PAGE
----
Recently, I've gotten a number of spam-like comments on this blog. I have chosen not to allow these comments to appear on my blog but some of them are pretty hilarious.
Earlier today I got this one from someone named "Jack Naka":
"Cool blog you have going here, I will check in often! I have a similar site about teen fashion. It pretty much covers teen fashion related stuff."
How did Mr. Naka know that I _love_ teen fashion? I am so into those silly looking shrunken sweaters. And sparkly glitter bags? Don't even get me started. In case you're interested in his hugely lame website, I'm giving you the opportunity to check it out. Knock your tweeny socks off.
On another note, the bulk of anonymous comments on my blog has also increased. By increase I mean to say that I've gotten some comments from people I either don't know or people who, for reasons of shame or the desire to keep secrets, chose not to reveal who they are. I don't have a problem with anonymous comments per se. In fact, I think I would be mistaken to require folks to reveal their identity if they want to leave a comment here. If I did that, ridiculous comments like this one (also see infra after the entry about the Yale survey NYT article) wouldn't see the light of day :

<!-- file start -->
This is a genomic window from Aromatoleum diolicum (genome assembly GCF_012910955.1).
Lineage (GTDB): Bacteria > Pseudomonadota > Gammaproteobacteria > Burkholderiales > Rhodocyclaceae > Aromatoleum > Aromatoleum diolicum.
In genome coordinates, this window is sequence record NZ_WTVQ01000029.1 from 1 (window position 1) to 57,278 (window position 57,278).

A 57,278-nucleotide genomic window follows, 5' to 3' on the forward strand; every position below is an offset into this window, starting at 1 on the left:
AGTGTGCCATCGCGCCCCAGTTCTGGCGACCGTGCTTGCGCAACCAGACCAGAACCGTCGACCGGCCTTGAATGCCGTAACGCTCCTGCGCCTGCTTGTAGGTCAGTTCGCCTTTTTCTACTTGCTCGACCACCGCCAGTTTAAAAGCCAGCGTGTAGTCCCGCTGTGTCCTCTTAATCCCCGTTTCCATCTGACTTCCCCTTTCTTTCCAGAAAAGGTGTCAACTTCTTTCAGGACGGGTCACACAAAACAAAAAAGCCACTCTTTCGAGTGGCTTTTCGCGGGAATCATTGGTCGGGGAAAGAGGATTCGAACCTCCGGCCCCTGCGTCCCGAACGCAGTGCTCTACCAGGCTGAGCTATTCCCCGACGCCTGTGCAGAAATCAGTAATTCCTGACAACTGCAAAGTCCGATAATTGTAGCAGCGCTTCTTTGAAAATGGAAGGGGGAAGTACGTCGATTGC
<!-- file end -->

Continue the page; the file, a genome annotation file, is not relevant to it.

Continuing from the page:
"As a male, from a purely self-interested perspective, the high proportion of women in law school improves my future career chances. Inevitably, many women who are currently my peers will exit the path to partnership/prestige/more money because only very few women can wear the mommy and the career hats. I think that's wrong, but knowing that 35-40% of us (the guys) will, by sole virtue of biology, be 80% of the competiton for the best jobs in 10 years helps assuage career-related anxieties."
Comment away. My sarcastic reaction was to suggest that "anonymous" head straight to Yale where he can begin seducing young women who are eager to stay at home and support his career aspirations. Upon further reflection, this comment is pretty astute in some ways although the "by sole virtue of biology" aspect is a bit reductive. Do many men in law school feel this way? Are the jobs that are going primarily to men really the "best jobs?"